Osteoarthritis (OA) is the most common form of arthritis in dogs and cats. It is a progressive disorder of the joints caused by gradual loss of cartilage. The most common joints affected are elbows, hips and knees. It is estimated that around 20% of dogs and 50% of cats will be affected in their lives.
Isn’t Osteoarthritis Just Because Of Old Age?
OA used to be associated with “wear and tear” and was thought a normal feature of ageing. While age is a factor it is a little more complex than this.
Other factors include breed, excessive bodyweight, type of exercise, history or trauma or injury and in certain breeds the age at which they are neutered can play a role.
How Do Pets Get Osteoarthritis?
OA can be classified into two groups: primary and secondary.
- Primary OA has no identifiable joint abnormality but typically it comes from excessive loading of normal joints (e.g. overweight animals). It can also result from normal loading of weakened joints.
- Secondary OA is far more common and is secondary to an identifiable abnormality of the joint such as a developmental disorder, joint instability or trauma (e.g. osteochondritis dissecans, hip dysplasia, cruciate ligament rupture etc.)
Why Is Osteoarthritis A Problem For Pets?
As the disorder progresses, pain results from deformation of the bones and fluid accumulation in the joints. The pain is relieved by rest and made worse by moving the joint or placing weight on it.
In early OA, the pain isn’t too severe and may present as stiffness in the morning or long periods of inactivity.
In the later stages of OA, inflammation develops; they can experience pain even when the joint is not being used and can often lose the normal range of motion in that joint.
How Is Osteoarthritis Recognised?
The common symptoms of osteoarthritis are:
- Reluctance to exercise
- Exercise intolerance
- Pain (especially if joints are manipulated)
- Loss of muscle mass
- Inability to jump
- Sometimes behavioural changes or “grumpiness” associated with the pain.
Cats will show similar signs but may also spend less time grooming and can sometimes develop matted fur over the lower back.
How Is Osteoarthritis Recognised?
- History and clinical exam by a veterinarian will raise the suspicion for the condition.
- Radiographs (x-rays) will help display any bony changes to the joint.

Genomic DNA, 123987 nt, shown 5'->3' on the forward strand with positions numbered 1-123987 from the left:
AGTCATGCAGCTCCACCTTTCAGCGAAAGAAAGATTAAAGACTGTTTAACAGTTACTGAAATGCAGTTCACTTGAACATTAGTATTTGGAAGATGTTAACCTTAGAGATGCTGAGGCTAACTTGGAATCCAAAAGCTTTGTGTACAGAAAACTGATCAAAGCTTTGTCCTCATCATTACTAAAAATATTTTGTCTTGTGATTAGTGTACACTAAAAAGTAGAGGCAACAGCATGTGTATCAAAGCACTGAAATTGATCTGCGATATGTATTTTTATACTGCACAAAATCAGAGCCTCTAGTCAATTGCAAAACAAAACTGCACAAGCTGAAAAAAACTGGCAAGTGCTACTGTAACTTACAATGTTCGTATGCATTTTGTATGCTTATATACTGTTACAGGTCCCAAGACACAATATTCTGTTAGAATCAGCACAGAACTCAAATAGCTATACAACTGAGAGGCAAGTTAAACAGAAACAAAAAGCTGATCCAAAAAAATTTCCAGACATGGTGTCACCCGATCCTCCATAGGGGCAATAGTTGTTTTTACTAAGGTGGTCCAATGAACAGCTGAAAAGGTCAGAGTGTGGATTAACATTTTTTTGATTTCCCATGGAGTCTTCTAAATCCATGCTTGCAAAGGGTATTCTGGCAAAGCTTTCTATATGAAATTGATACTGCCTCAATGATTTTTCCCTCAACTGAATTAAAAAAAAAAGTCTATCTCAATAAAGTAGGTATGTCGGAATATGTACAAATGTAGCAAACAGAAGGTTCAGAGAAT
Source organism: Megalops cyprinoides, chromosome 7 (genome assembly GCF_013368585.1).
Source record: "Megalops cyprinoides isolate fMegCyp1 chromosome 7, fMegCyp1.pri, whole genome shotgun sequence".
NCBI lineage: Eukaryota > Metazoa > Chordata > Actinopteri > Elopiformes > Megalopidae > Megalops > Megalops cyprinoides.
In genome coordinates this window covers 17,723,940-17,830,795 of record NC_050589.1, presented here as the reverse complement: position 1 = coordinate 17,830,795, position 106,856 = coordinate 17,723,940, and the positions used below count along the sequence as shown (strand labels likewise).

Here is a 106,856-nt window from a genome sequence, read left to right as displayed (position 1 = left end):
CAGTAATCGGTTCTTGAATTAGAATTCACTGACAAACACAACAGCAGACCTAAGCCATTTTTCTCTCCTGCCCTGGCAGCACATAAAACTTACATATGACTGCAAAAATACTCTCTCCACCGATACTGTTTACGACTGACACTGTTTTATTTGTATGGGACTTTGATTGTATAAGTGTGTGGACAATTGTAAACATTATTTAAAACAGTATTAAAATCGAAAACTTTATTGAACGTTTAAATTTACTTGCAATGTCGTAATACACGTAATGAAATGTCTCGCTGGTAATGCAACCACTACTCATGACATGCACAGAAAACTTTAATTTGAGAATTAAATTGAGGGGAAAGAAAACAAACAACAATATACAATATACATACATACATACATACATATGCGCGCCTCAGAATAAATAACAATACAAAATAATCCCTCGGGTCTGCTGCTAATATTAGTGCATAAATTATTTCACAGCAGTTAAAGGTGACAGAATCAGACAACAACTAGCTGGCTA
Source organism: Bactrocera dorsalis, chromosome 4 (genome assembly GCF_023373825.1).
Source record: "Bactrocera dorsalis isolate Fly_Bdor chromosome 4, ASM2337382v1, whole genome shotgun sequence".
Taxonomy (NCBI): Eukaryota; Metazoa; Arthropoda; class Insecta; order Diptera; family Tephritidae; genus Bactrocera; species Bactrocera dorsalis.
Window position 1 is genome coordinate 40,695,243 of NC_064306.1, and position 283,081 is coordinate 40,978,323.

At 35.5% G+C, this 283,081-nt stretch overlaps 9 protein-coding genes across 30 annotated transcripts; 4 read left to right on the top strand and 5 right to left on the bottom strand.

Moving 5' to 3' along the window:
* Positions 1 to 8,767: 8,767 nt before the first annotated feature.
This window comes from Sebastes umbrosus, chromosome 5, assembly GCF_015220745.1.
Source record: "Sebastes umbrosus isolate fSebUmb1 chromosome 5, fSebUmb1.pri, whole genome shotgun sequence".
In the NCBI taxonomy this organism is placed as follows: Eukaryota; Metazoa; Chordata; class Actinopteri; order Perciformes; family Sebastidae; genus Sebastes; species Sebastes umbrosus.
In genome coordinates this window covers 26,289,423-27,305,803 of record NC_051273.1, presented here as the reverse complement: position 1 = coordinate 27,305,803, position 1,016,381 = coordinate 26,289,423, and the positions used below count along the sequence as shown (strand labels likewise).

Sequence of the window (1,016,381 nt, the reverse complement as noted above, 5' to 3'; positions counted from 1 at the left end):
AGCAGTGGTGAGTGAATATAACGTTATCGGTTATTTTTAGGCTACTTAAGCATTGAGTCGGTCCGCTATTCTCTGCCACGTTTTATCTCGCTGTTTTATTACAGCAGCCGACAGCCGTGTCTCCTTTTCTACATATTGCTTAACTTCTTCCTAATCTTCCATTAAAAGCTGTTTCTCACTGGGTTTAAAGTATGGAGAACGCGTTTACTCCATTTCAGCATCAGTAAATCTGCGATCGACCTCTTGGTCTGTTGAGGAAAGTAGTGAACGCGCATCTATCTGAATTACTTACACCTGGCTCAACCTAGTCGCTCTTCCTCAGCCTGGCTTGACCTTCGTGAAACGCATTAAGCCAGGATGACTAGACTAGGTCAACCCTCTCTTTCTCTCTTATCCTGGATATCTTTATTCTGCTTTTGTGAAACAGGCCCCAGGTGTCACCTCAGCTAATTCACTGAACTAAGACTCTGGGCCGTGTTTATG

- Joint fluid analysis (arthrocentesis) can help to differentiate OA from other types of arthritis.
What Can We Do About It?
Unfortunately OA is a progressive and irreversible condition but we can manage the symptoms with great success with a variety of techniques:
- Weight management: maintaining or achieving a lean body weight will help reduce the stress on the joints and therefore reduce the discomfort associated with exercise.
- Exercise management: it is still important to exercise with the condition. Low impact exercise such as swimming or hydrotherapy are great and help rebuild muscles. Keeping the exercise regime consistent is also very important (for example 7 x 20 minute walks a week rather than 2 x 65 minute walks a week).
- Medical therapy: medications are often needed to manage the painful side effects of the condition and sometimes they are needed for life. Thankfully there are a wide range of medications that can be used and most are well tolerated even in older animals.
How Can We Prevent Osteoarthritis In Pets?
It is important to realise that you cannot guarantee to prevent OA completely especially in some breeds of dog but some sensible steps can help to delay the age of onset.
- Weight management: Keeping a lean bodyweight throughout their life is important but even more so when they are young.
- Regular and consistent exercise. It is even worth considering swimming early in their life as an alternative to walking on paths.
- Joint supplements such as glucosamine and chondroitin sulphate have an anecdotally beneficial effect and many owners see a positive impact.